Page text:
The Indian metals tycoon who has emerged as a potential saviour of Tata’s UK steel business has admitted that his company is yet to decide whether to make a bid and needs to “examine very carefully” any proposal.
Doubts are growing as to whether Sanjeev Gupta and Liberty House have the resources to rescue the Port Talbot steelworks and Tata’s other sites without substantial financial support from the government.
Gupta made the comments as a thinktank warned that finding any buyer will be “difficult” and it would cost the government £4.6bn in tax revenue and benefits as well as £3bn in reduced household spending if Tata’s sites were to close.
The IPPR said that if 40,000 jobs are lost at Tata and the rest of the steel industry as a result of the crisis, this would cost the government £2.2m a day in the first year. The figure includes the loss of income tax and VAT, and additional benefit payments.
Alfie Stirling, a research fellow at IPPR, said: “The effects of plant closures on the UK could be very serious indeed. Our new analysis shows that there is significant fiscal and economic cost to inaction, which the government must take account of when considering its options for Tata Steel.”
Analysts in India for investment bank Macquarie warned that it would be difficult to find a buyer and said Tata faces “very high costs” if it mothballs the sites.
In a brutal analysis of the UK steel industry, Rakesh Arora said Port Talbot had no future. “Tata Steel has rightly decided to put a stop to investing in these loss-making assets, as structural issues such as high labour, energy and regulatory costs make them unviable even over the longer term,” he said.
“We think the possibility of a new buyer turning these assets around is also slim, as we saw with the Teesside facility [which SSI closed last year] and can be gauged from the prolonged discussion around the sale of its long product business [in Scunthorpe].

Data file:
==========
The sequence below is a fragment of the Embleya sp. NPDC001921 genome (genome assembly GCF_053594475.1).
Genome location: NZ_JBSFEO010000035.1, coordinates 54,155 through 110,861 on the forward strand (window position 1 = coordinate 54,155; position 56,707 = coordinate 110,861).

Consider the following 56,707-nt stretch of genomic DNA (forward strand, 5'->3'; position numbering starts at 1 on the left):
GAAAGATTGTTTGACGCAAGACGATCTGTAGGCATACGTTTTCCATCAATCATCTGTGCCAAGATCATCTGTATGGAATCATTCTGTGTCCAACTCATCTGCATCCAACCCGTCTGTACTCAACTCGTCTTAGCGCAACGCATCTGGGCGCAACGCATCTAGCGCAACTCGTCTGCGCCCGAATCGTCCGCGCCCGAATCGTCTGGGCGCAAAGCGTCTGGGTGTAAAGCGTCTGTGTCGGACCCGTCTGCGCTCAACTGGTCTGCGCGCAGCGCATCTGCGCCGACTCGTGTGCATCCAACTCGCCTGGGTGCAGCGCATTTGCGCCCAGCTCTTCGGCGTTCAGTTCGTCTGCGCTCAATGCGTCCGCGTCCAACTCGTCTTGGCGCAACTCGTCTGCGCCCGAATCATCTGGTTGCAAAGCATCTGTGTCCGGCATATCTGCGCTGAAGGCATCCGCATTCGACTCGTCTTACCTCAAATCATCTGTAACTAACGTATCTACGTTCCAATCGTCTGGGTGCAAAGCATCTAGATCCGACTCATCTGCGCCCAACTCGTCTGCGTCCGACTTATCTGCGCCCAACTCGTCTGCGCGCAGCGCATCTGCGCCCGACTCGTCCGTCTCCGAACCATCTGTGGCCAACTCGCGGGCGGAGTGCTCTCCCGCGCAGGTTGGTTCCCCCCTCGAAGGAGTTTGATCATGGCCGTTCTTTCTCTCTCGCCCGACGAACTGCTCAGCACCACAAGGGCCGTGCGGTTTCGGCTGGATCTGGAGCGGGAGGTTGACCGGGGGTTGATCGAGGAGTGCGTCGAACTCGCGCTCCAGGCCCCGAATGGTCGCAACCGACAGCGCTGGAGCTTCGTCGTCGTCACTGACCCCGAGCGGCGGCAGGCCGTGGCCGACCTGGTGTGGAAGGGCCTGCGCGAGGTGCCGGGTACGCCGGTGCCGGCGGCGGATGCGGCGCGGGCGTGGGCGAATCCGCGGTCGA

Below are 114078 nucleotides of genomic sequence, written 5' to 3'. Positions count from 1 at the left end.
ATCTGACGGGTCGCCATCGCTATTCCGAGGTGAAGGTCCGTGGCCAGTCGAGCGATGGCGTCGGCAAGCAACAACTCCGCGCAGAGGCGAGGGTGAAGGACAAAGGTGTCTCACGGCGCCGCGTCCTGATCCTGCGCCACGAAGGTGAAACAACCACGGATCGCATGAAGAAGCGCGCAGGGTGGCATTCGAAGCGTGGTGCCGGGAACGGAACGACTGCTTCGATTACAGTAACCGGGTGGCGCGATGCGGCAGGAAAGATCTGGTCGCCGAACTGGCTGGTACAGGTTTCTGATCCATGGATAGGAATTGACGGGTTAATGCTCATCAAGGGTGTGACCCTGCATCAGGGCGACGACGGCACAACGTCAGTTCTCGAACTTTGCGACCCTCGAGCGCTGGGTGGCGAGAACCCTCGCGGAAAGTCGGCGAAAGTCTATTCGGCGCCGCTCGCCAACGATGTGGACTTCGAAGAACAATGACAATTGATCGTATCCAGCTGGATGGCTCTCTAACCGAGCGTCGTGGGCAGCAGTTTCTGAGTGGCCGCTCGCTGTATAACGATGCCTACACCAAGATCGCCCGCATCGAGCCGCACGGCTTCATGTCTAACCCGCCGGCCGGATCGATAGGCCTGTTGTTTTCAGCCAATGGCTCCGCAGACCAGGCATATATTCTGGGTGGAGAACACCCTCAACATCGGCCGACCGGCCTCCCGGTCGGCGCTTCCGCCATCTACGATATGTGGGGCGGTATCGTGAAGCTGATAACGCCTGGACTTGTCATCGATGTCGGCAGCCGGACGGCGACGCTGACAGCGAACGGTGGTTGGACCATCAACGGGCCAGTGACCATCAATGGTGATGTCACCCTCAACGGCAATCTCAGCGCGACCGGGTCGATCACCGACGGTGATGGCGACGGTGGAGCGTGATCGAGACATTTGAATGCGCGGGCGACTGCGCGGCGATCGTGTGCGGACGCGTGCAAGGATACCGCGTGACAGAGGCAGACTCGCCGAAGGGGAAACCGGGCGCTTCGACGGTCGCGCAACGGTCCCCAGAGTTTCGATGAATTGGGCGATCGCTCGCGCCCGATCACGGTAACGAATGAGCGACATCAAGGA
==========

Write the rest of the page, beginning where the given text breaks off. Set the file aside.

“Port Talbot has little future for its blast furnaces and will have to be ultimately shut down. Steelmaking in the UK under the current spread of steel and raw material makes no sense to us at all.
“The rolling business could have some takers but will require serious concessions from the government, mothballing of lots of facilities and large workforce layoffs. Who is going to assume the restructuring costs? We expect no new buyer will agree to it and the onus will fall either on Tata Steel or the UK government. We believe zero cost is the only best case outcome here for Tata Steel.”
Sajid Javid, the business secretary, spent Thursday afternoon in talks with management and workers at the Port Talbot plant, who could try to launch a management buyout if they secure a financial backer.
Javid was updating staff on his meeting with the Tata chairman, Cyrus Mistry, in Mumbai on Wednesday. He confirmed that the sales process for Tata’s operations will officially begin by Monday and said other parties apart from Gupta have expressed an interest in buying the steel business.
The other potential bidders are investment company Greybull, German industrial conglomerate ThyssenKrupp and the possible management buyout.